The Sabian Philosophy
The Third Axiom
All mastery of all things is possible to all men. This is the axiom of necessary initiative.
If philosophy is man's practical examination of his ideas, and religion his ritualization of his aspiration, science is his tireless and infinitely audacious multiplication and ramification of the skills with which he has endowed himself. Science affords the means whereby he has wrought the miracles of modern technology, and thus has seemed to place even the planet itself in complete subjugation to his whim. He has made a cosmic responsibility very largely his own, and current history is almost wholly the account of his struggle to achieve by the genius of his own effort.
To the head and the heart must be added the hands, or the works of everyday responsibility as a basis for the individual's perspective on his well-being. Differing from thoughts that must always be brought to center in his own mind, or from emotional experiences that carry him to the periphery of his concern over his relationship with his fellows, the genius of his creative contributions is that they can be stood on their own foundation in a cancellation of all dependence on himself and thus and in a curious fashion be given a life of their own.
The construct set up by God, or by the man created in His image, is as much an organic entity as the organism endowed with life by nature. It has its own center as the gift of its creator, and its effectiveness is furthered by a proper respect for the independent frame of reference in which it operates. This is the commonplace accomplishment that in primitive times or to untutored minds seems to be the sheerest magic. Here the divinatory techniques on which occultism builds so largely in present days are of the greatest value through the training they give in establishing these constructs of reality, and in manipulating the time-and-space lattice so that the results of effort may be anticipated with confidence.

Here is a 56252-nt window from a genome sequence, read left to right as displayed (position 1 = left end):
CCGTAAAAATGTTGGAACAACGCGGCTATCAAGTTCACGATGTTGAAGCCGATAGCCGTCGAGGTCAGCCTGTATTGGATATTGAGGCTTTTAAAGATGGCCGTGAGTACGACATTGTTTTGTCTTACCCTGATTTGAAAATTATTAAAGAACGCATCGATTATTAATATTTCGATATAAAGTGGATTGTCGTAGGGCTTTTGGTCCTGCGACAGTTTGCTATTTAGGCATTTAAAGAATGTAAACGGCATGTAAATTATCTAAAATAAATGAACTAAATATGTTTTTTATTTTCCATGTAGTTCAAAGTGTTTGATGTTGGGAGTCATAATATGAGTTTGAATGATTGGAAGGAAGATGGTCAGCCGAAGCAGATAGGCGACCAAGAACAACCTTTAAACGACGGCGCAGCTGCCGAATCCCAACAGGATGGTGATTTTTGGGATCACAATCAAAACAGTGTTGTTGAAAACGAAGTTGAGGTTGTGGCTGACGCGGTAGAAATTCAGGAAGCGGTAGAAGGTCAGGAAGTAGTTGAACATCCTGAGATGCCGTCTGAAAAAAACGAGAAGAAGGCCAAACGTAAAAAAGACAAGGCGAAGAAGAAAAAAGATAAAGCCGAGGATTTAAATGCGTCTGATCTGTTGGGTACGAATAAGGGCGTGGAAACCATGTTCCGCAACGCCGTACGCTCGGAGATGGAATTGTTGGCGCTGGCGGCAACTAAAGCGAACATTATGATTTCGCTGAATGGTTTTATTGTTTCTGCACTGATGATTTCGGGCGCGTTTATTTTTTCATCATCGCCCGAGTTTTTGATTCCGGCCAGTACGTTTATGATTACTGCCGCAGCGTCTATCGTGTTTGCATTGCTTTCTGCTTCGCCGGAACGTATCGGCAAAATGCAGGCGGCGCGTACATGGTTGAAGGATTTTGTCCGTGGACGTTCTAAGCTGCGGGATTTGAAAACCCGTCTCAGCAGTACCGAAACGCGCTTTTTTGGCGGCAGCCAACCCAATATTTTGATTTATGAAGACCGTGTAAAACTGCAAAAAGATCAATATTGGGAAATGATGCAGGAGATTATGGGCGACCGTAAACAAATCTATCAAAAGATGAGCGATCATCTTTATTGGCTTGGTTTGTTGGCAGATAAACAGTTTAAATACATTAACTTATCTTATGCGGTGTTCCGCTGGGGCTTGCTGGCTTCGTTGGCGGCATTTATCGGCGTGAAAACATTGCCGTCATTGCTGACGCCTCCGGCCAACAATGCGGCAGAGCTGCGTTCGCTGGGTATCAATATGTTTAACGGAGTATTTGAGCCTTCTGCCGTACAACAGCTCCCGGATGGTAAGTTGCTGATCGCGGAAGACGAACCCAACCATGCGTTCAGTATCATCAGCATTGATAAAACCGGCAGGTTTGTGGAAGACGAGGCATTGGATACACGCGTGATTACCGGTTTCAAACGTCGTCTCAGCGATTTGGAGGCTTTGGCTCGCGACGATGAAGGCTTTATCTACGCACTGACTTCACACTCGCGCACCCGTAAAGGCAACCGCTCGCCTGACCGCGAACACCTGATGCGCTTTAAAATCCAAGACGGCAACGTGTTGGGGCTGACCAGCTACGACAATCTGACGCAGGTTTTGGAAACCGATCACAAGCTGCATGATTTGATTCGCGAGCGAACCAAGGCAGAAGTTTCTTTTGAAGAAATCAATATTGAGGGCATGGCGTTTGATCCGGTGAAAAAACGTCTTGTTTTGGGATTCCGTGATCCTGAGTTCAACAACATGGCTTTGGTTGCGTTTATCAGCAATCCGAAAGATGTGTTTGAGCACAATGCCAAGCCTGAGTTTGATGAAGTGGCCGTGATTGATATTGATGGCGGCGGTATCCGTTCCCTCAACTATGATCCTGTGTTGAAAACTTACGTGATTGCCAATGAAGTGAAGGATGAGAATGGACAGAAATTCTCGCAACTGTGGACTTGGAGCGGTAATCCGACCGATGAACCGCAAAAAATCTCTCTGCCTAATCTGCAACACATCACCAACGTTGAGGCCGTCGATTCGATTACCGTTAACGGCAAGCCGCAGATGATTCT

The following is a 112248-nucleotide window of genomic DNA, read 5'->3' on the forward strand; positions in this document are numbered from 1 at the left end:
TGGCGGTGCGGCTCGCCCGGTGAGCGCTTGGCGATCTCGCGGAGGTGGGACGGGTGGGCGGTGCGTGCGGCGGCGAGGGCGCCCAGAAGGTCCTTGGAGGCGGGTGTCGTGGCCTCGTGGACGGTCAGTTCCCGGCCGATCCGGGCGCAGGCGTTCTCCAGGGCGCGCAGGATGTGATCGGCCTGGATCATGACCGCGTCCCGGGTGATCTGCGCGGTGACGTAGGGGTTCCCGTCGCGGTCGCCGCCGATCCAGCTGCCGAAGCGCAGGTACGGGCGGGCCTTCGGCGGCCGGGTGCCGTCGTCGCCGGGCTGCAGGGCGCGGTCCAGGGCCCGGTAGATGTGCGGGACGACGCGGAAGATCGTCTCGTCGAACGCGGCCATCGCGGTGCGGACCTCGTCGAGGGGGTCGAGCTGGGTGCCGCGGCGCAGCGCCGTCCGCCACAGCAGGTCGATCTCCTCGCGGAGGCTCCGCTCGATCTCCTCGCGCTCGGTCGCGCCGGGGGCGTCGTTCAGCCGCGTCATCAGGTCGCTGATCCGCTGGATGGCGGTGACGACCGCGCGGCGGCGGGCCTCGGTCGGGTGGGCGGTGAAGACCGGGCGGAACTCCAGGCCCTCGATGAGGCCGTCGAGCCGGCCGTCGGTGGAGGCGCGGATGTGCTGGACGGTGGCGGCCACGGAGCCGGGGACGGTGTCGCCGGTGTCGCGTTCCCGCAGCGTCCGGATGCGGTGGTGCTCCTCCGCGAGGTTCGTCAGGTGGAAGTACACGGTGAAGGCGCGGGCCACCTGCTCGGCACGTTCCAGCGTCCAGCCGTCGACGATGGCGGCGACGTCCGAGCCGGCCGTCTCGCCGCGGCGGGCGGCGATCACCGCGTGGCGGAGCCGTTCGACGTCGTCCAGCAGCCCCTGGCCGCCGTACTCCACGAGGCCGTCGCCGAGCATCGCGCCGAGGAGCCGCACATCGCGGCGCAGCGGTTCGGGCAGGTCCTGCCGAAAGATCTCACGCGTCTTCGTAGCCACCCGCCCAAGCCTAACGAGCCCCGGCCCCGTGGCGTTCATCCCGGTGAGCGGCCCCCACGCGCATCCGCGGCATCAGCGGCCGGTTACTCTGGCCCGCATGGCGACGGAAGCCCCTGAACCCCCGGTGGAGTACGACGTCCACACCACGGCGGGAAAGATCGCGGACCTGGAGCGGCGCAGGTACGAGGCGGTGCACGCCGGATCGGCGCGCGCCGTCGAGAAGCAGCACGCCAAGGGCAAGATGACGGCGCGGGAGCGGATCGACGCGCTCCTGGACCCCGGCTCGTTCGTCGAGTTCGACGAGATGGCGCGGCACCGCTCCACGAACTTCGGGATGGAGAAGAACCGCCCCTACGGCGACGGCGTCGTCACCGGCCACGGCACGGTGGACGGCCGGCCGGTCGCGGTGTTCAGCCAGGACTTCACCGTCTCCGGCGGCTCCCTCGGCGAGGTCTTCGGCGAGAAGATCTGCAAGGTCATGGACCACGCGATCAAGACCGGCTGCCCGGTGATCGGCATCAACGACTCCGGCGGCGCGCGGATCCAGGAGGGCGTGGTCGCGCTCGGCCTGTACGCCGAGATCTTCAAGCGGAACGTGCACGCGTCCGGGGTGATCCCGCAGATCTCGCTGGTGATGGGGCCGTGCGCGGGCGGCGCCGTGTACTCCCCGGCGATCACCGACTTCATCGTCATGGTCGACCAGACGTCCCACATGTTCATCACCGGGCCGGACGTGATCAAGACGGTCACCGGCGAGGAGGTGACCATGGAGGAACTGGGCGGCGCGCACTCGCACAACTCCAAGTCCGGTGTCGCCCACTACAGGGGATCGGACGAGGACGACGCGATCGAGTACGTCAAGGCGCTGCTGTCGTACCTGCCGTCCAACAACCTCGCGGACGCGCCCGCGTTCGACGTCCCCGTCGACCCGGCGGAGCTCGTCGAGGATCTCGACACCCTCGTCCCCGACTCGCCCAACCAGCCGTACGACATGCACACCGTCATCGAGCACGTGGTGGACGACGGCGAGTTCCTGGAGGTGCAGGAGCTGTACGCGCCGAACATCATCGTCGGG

The seer becomes a counselor, and the dedicated individual a partner in worthy achievement. The present moment, whenever there is a clear view of the potential in all things, provides an unlimited and continuing opportunity. The seeker comes into his own through an initiative that owes nothing to anything other than itself, once he understands that he can be said to be ultimately and solely whatever he may find himself to be in the essence of his own existence. His fulfillment comprehends and so at will may actualize the absolute illimitability of which in potential he now is ever conscious in the depths of himself. Infinity and universality do not comprise limitations that he must accept but rather reveal the limitless transcendence of time and space within which his self-expression creates the concepts for its own ordering.
Here is the Sabian conception of a pure science, or of human consciousness released to the full manifestation of its own creative genius.
All things are seen as related to all other things, and in consequence they afford continuous signatures of a potentiality inherent in the immediateness of every time-and-space relationship. The mind may be guided and the heart stimulated at every point of effort and progress, but the initiative is of its own order and its own making and therefore invariable in its roots and branches. Outwardly and in material things this determination to action affords an evidence of itself in the extent and form of its mastery of the physical world.
Man in his works, no less than in his insights and in his innermost and actually inarticulate faith, may find himself forever both indomitable in his ongoing and infallible in his realization. It is through the honesty of his self-expression that he is able to resist the infinite regression away from the immediate union of himself and the universe for which and in which he acts. It is then that his life in its contribution to his world and his fellows becomes a living of all-life under the Solar Mysteries.